4 Reasons Why Putin's Arrest Warrant Matters
The lack of a trial anytime soon does not mean the I.C.C. is making a hollow gesture.
On Mar. 17, the International Criminal Court in The Hague issued an arrest warrant for Russian leader Vladimir Putin, the first time it has ever done so for the head of state of one of the five permanent members of the United Nations Security Council. It is very difficult to imagine a scenario where Putin would be arrested and brought to trial while still in power, since the I.C.C. does not conduct trials in absentia. In addition, Russia, like the United States, China, and Ukraine (which has accepted the I.C.C.'s jurisdiction over its territory since the war) are not members of it.
However, the warrant is not cheap talk. There are four implications of the warrant that could be significant for Russia's regime and international justice.
Removing a sense of impunity for Putin. Prior to the full-scale invasion of Ukraine, Putin faced little international accountability for his actions. In 2008, he invaded Georgia and faced little more than harsh words from the West. In 2014, he invaded and annexed Crimea, a sovereign part of Ukraine, and used Moscow-backed proxies to take over parts of Ukraine's east. The Obama Administration and the European Union responded to this with sanctions, but did not arm Ukraine with weapons to defend itself. (Ironically, Donald Trump reversed course and started sending anti-tank missiles to Ukraine in 2017, only to be impeached in 2019 for holding up a military aid package to Kyiv for personal political objectives.)
After the full-scale invasion, The United States, United Kingdom, and E.U. countries have provided Ukraine with massive military aid and applied more sanctions. The warrant, however, is the first international legal consequence for Putin.
Opening the door for more war crimes prosecutions. The I.C.C. went straight for the top and charged Putin, along with Maria Lvova-Belova, Commissioner for Children’s Rights. The arrest warrant is narrowly focused on the abduction of an estimated 16,000 Ukrainian children into Russia. Russian authorities have admitted to deporting Ukrainian children into Russia, which they portray as a magnanimous act in wartime. By contrast, atrocities like summary executions in Bucha would be harder to tie directly to Putin. (According to the New York Times, another charge may be imminent for Russia's attacks on Ukraine's civilian energy infrastructure.)
The indictment does not cover the crime of aggression, that is, Russia planning and executing the full-scale invasion of Ukraine. The I.C.C. cannot bring such a case because neither Russia nor Ukraine are members. A tribunal set up by the E.U. is being created for the crime of aggression, and the arrest warrant adds momentum to this effort, establishing the precedent that the head of state has been charged.
Limiting Putin's ability to act on the international stage. Any one of the 123 countries that ratified the Rome Statute establishing the I.C.C. in 2002 are obligated to arrest Putin if he enters their territory. However, it does not mean that they would automatically do so. There is only one other case of a sitting leader receiving an arrest warrant from the I.C.C.: Sudan's president Omar al-Bashir. He was able to travel to 14 I.C.C. member states without being arrested. (All of these states were other African countries, except Jordan.) However, it's unknown whether he declined to travel to any states that refused to give him assurances that he wouldn't be arrested.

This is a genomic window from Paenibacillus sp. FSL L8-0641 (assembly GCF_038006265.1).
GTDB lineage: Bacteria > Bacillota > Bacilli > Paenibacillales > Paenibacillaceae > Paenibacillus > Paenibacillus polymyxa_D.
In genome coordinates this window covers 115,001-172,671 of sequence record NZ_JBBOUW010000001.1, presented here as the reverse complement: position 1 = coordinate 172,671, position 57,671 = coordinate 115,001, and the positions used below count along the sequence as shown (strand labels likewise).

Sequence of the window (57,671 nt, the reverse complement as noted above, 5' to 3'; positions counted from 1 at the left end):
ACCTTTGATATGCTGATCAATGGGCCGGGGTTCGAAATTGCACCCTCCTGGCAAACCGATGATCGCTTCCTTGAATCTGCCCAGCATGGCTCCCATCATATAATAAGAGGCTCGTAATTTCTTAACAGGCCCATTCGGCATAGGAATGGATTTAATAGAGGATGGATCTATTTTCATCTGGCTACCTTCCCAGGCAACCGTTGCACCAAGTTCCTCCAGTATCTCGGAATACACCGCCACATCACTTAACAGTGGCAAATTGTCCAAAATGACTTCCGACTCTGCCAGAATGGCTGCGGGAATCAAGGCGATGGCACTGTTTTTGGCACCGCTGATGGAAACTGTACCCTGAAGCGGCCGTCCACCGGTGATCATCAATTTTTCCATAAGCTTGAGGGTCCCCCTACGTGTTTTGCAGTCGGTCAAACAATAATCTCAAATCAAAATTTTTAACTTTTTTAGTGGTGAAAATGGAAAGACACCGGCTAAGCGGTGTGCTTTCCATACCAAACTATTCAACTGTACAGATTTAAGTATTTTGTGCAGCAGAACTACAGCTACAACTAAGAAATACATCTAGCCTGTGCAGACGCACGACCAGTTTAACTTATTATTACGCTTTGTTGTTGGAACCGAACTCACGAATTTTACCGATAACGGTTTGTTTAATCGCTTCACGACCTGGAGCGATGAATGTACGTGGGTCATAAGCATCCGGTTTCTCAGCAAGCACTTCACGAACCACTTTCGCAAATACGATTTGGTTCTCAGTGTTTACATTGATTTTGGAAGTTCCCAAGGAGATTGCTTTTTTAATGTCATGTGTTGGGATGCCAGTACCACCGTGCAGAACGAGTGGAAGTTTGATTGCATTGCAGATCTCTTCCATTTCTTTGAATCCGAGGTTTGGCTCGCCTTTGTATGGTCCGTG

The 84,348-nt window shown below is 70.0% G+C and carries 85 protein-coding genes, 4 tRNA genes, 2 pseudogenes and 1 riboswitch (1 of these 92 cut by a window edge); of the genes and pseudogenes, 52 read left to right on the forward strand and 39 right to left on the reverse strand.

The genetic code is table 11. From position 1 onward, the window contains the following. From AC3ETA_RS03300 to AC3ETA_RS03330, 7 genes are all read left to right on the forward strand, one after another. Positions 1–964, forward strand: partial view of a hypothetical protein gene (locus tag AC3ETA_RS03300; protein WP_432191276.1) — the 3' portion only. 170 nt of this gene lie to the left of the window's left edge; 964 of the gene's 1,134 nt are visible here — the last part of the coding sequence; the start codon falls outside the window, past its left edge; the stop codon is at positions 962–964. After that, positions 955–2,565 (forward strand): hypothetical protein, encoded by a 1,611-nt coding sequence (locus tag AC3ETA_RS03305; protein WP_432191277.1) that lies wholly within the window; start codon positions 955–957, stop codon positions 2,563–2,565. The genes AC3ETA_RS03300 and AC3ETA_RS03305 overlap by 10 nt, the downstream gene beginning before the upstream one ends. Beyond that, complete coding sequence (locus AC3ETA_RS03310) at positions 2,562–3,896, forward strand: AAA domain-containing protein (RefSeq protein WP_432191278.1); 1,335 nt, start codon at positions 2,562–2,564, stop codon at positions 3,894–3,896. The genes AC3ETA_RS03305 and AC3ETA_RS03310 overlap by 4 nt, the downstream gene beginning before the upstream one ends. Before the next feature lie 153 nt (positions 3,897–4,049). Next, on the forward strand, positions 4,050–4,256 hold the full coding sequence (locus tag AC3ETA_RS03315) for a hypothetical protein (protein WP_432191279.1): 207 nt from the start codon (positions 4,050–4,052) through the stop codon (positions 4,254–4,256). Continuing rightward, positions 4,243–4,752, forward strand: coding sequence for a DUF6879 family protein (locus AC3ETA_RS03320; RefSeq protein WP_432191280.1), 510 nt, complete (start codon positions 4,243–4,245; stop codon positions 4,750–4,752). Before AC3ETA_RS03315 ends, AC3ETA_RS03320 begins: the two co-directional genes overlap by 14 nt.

Before the Ukraine war (and the pandemic), Putin traveled to the West a few times a year. Since the invasion of Ukraine, his trips have been to post-Soviet republics in Central Asia and the Caucasus and Iran. His travel options won't be expanding. The Russian government would have to obtain assurances in advance that Putin won't be arrested. Any country that receives Putin would be conveying approval of his invasion of Ukraine -- and the atrocities that Russia has committed. (Since the indictment Putin has visited Mariupol and Crimea, two occupied parts of Ukraine.)
Pushing the United States to cooperate with the I.C.C. The United States has had a contentious history with the I.C.C., with some behind-the-scenes cooperation but many public feuds. President Bill Clinton signed the Rome Statute in 2000, but did not submit it to the U.S. Senate for ratification. President Bush "unsigned" the treaty in 2002, declaring that the U.S. wasn't bound by it. President Trump had an openly hostile relationship with the I.C.C., sanctioning its top prosecutor and other personnel. (The Biden Administration reversed this.) According to the New York Times, the Pentagon has blocked the Biden Administration from sharing intelligence with the I.C.C. on Russian atrocities in Ukraine, out of fears that it might set a precedent to prosecute Americans. The Departments of State and Justice, and intelligence agencies support the release of the intelligence, but Biden himself has not made a decision. (Despite longstanding fears of prosecuting Americans, the I.C.C. only prosecutes individuals when states are unwilling or unable to investigate or prosecute.)
The Putin prosecution offers an opportunity to reset the relationship. President Biden has characterized the Ukraine war as part of a battle "between a rules-based order and one governed by brute force." If the Biden Administration wants to demonstrate its commitment to this battle, it could publicly reaffirm and support the ratification of the Rome Statute.